This wasn’t the first thing that May did wrong, however, that was believing that Jeremy Corbyn’s Labour party would not be a challenge to this scrap for more power. But, this was not only believed on the part of the Conservatives, but also Labour members themselves. Such a miscalculation comes down, primarily, to a lack of understanding of Corbyn’s support, especially the demographic they most commonly come from, and they are the very thing that has ousted the Tory majority. I have been a profound fan of Jeremy Corbyn since his leadership win back in 2015, becoming myself a member of the Labour party due to his influence in May of 2016. My support for him only grew, and even into the announcement of the snap election in April, as anyone who knows me will know, I was still strongly proposing that he would have a strong victory, not win, but truly reignite the Labour party. Although Corbyn isn’t, as of yet, the Prime minister, that prospect no longer looks all that unlikely, something I and other Corbyn supporters have been predicting for some time now, usually to responses of laughter, even from his own fans. What we saw, that most people didn’t, was the sheer number of the public who voted for his leadership in the first place. Even after his vote of no confidence, his MPs begged him to leave, yet thousands of new members flooded in to support the leader, and ultimately secure him the biggest leadership contest win in the history of Labour, with round 300,000 votes. Yet, here May stood, an unelected leader, totally discounting a leader who had shown he could get the public behind him, and most crucially the youths.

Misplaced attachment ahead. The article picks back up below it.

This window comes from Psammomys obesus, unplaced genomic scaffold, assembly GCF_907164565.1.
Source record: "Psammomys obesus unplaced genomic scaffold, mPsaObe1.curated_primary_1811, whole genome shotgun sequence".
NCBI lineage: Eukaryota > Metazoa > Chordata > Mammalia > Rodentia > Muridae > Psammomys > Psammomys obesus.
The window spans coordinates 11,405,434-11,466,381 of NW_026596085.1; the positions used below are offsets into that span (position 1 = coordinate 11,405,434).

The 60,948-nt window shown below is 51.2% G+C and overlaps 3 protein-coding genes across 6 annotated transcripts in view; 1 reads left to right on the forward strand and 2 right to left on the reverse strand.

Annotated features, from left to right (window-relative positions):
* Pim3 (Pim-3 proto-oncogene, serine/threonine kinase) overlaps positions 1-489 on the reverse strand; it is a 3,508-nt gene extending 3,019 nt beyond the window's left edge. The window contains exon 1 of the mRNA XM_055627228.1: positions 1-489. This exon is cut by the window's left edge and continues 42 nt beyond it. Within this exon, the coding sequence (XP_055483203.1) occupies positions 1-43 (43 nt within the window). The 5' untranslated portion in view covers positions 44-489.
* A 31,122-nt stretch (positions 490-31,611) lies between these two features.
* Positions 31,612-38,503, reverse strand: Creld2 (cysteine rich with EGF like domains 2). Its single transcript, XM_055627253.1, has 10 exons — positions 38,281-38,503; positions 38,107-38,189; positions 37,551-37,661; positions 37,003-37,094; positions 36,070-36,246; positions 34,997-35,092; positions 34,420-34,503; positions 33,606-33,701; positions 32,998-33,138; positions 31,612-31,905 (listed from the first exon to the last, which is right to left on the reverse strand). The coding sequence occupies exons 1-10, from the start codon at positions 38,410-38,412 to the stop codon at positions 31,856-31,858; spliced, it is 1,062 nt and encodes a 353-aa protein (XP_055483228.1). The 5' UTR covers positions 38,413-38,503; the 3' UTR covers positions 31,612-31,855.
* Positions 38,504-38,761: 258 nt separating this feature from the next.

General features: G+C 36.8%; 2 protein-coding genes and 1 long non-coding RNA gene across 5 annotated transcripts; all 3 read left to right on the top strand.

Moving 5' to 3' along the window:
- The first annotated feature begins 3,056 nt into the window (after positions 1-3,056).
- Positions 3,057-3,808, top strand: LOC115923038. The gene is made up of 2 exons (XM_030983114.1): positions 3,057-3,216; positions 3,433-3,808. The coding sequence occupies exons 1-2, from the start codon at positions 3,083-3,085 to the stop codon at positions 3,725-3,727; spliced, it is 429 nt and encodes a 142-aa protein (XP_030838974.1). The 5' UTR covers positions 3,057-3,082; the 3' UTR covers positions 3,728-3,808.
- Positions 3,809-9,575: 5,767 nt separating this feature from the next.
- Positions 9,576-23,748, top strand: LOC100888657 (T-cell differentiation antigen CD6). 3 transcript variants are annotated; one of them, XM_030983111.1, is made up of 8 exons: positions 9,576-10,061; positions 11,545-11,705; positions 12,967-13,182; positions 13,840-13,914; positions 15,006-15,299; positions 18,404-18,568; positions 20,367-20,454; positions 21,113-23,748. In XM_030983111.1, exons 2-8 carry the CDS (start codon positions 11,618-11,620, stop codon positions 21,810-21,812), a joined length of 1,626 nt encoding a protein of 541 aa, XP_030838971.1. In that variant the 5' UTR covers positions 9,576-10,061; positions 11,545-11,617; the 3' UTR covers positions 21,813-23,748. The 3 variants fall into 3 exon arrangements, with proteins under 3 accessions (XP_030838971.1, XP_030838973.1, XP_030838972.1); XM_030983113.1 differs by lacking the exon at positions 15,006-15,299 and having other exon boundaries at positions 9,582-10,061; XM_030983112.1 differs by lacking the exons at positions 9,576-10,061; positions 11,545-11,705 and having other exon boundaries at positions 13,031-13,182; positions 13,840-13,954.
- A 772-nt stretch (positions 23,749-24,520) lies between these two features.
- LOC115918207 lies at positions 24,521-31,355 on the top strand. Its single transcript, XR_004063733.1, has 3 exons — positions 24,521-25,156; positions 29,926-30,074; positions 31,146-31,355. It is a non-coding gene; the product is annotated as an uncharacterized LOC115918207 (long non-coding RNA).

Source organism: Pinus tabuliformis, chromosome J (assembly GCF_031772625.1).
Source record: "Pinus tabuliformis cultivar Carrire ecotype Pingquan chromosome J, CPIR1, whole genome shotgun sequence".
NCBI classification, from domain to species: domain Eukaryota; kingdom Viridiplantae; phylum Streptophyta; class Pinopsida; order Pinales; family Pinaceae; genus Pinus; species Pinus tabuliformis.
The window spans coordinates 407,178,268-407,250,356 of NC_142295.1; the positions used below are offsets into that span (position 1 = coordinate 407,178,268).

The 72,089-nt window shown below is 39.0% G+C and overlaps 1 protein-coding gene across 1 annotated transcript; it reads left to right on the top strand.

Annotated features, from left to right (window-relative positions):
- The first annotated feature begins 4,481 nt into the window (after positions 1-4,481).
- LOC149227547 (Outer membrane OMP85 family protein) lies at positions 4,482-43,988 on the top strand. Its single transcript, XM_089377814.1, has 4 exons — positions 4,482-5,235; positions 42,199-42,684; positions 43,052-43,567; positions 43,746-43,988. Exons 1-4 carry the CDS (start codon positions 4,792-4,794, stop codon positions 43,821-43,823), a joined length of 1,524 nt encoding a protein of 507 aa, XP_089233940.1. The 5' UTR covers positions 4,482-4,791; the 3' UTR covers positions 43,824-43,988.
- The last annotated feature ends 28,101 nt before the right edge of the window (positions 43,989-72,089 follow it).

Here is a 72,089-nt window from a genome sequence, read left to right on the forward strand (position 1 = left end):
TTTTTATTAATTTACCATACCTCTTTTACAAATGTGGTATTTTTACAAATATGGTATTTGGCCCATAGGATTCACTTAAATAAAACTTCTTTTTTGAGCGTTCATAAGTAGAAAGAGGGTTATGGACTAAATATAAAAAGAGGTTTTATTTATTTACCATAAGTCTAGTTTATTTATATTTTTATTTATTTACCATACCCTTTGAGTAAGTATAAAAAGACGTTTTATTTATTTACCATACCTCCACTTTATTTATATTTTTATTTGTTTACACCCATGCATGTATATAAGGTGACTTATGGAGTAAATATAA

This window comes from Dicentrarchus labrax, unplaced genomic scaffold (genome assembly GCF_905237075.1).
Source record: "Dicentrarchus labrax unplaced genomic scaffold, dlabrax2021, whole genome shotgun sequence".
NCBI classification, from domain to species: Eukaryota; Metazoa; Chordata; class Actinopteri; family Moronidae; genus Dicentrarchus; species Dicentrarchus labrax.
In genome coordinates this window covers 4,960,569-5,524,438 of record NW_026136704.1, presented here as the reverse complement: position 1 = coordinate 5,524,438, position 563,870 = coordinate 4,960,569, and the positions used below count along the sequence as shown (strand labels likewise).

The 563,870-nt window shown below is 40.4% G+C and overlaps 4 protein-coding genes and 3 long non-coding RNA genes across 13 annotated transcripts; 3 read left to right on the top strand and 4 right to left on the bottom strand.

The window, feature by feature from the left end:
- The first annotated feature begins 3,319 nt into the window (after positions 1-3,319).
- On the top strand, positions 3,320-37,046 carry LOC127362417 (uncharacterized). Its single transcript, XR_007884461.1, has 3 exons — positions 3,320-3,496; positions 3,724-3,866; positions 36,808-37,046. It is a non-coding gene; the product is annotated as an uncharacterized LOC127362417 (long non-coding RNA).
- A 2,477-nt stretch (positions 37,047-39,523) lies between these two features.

Jeremy Corbyn offers hope in the face of the horrific state that the Tories have created in this country. With the national debt raised by £555 billion in 7 years of Conservative rule, yet the deeply disturbing lack of funding and closure of areas of the NHS, and Schools, cuts to the disabled and raises in university fees, much of the country could see the rise of the nasty party once again, giving tax cuts to their rich colleagues in the process. Yet, May thought her ‘Brexit means Brexit’ catchphrase would cause an amnesia effect, calling for us to simply vote on the idea that this election was merely an election for the chair of Brussels. She may have also forgotten that, while yes, our county voted to leave ultimately, just over 48% did indeed vote to remain, her in fact being one of them, and therefore this prospect of a hard Brexit may have caused a lot more damage to her campaign than she once thought. Corbyn did of course also advocate for Brexit carrying its course, however, he told the public what that meant, and promised a friendly process. This was much more ‘strong and stable’ than the soundbites May provided, made even worse by the fact that she stood at Downing Street and tried to call wolf on Juncker, arguing that he was intentionally sabotaging her campaign. This petty act further instated the belief that Theresa May truly was making this election about her, not her party, and was hell-bent on sabotaging relations with Europe because of it, losing yet more of their respect.